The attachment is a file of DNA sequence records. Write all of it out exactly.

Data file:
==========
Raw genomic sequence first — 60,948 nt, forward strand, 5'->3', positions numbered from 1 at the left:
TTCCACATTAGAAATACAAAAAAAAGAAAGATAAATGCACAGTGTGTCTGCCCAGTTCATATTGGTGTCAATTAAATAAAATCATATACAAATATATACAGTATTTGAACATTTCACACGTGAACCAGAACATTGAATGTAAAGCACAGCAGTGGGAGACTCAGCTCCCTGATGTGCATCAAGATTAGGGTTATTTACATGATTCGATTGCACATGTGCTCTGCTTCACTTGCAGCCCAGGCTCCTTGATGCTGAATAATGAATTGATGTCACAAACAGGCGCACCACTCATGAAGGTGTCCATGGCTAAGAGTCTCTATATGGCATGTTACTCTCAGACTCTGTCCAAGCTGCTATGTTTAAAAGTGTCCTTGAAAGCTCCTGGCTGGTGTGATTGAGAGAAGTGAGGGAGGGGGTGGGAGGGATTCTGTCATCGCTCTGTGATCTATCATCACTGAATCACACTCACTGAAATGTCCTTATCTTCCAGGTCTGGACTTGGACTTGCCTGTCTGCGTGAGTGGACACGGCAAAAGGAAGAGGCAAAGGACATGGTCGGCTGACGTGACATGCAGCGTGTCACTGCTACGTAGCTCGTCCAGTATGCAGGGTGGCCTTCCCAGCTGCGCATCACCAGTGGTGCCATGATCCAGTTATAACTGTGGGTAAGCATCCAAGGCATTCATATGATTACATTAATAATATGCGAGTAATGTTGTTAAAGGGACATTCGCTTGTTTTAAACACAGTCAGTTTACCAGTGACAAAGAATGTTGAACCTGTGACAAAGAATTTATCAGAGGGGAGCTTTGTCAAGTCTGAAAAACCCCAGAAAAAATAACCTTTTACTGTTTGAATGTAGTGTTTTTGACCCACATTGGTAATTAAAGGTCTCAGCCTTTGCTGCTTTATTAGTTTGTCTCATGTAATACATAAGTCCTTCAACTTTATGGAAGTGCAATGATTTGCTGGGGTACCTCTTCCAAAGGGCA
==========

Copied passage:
Raw genomic sequence first — 60,948 nt, forward strand, 5'->3', positions numbered from 1 at the left:
TTCCACATTAGAAATACAAAAAAAAGAAAGATAAATGCACAGTGTGTCTGCCCAGTTCATATTGGTGTCAATTAAATAAAATCATATACAAATATATACAGTATTTGAACATTTCACACGTGAACCAGAACATTGAATGTAAAGCACAGCAGTGGGAGACTCAGCTCCCTGATGTGCATCAAGATTAGGGTTATTTACATGATTCGATTGCACATGTGCTCTGCTTCACTTGCAGCCCAGGCTCCTTGATGCTGAATAATGAATTGATGTCACAAACAGGCGCACCACTCATGAAGGTGTCCATGGCTAAGAGTCTCTATATGGCATGTTACTCTCAGACTCTGTCCAAGCTGCTATGTTTAAAAGTGTCCTTGAAAGCTCCTGGCTGGTGTGATTGAGAGAAGTGAGGGAGGGGGTGGGAGGGATTCTGTCATCGCTCTGTGATCTATCATCACTGAATCACACTCACTGAAATGTCCTTATCTTCCAGGTCTGGACTTGGACTTGCCTGTCTGCGTGAGTGGACACGGCAAAAGGAAGAGGCAAAGGACATGGTCGGCTGACGTGACATGCAGCGTGTCACTGCTACGTAGCTCGTCCAGTATGCAGGGTGGCCTTCCCAGCTGCGCATCACCAGTGGTGCCATGATCCAGTTATAACTGTGGGTAAGCATCCAAGGCATTCATATGATTACATTAATAATATGCGAGTAATGTTGTTAAAGGGACATTCGCTTGTTTTAAACACAGTCAGTTTACCAGTGACAAAGAATGTTGAACCTGTGACAAAGAATTTATCAGAGGGGAGCTTTGTCAAGTCTGAAAAACCCCAGAAAAAATAACCTTTTACTGTTTGAATGTAGTGTTTTTGACCCACATTGGTAATTAAAGGTCTCAGCCTTTGCTGCTTTATTAGTTTGTCTCATGTAATACATAAGTCCTTCAACTTTATGGAAGTGCAATGATTTGCTGGGGTACCTCTTCCAAAGGGCA